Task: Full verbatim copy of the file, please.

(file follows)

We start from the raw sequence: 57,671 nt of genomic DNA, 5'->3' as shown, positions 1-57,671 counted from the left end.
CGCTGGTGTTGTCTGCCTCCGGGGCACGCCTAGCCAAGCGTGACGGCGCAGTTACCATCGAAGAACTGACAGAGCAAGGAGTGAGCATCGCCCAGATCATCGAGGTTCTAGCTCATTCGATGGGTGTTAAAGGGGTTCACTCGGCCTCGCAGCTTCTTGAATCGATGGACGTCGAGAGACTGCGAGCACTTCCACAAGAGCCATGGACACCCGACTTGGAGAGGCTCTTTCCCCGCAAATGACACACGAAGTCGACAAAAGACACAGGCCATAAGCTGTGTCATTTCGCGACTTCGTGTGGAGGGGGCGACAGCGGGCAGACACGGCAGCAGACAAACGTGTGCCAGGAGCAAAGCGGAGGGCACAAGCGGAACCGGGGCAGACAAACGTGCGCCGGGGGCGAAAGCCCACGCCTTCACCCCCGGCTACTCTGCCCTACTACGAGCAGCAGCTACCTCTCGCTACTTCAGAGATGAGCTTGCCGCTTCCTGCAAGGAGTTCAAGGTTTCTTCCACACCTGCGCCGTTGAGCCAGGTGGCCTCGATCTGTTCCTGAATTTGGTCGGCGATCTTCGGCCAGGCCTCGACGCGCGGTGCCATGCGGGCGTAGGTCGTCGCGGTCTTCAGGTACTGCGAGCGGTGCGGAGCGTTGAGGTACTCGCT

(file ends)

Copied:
We start from the raw sequence: 57,671 nt of genomic DNA, 5'->3' as shown, positions 1-57,671 counted from the left end.
CGCTGGTGTTGTCTGCCTCCGGGGCACGCCTAGCCAAGCGTGACGGCGCAGTTACCATCGAAGAACTGACAGAGCAAGGAGTGAGCATCGCCCAGATCATCGAGGTTCTAGCTCATTCGATGGGTGTTAAAGGGGTTCACTCGGCCTCGCAGCTTCTTGAATCGATGGACGTCGAGAGACTGCGAGCACTTCCACAAGAGCCATGGACACCCGACTTGGAGAGGCTCTTTCCCCGCAAATGACACACGAAGTCGACAAAAGACACAGGCCATAAGCTGTGTCATTTCGCGACTTCGTGTGGAGGGGGCGACAGCGGGCAGACACGGCAGCAGACAAACGTGTGCCAGGAGCAAAGCGGAGGGCACAAGCGGAACCGGGGCAGACAAACGTGCGCCGGGGGCGAAAGCCCACGCCTTCACCCCCGGCTACTCTGCCCTACTACGAGCAGCAGCTACCTCTCGCTACTTCAGAGATGAGCTTGCCGCTTCCTGCAAGGAGTTCAAGGTTTCTTCCACACCTGCGCCGTTGAGCCAGGTGGCCTCGATCTGTTCCTGAATTTGGTCGGCGATCTTCGGCCAGGCCTCGACGCGCGGTGCCATGCGGGCGTAGGTCGTCGCGGTCTTCAGGTACTGCGAGCGGTGCGGAGCGTTGAGGTACTCGCT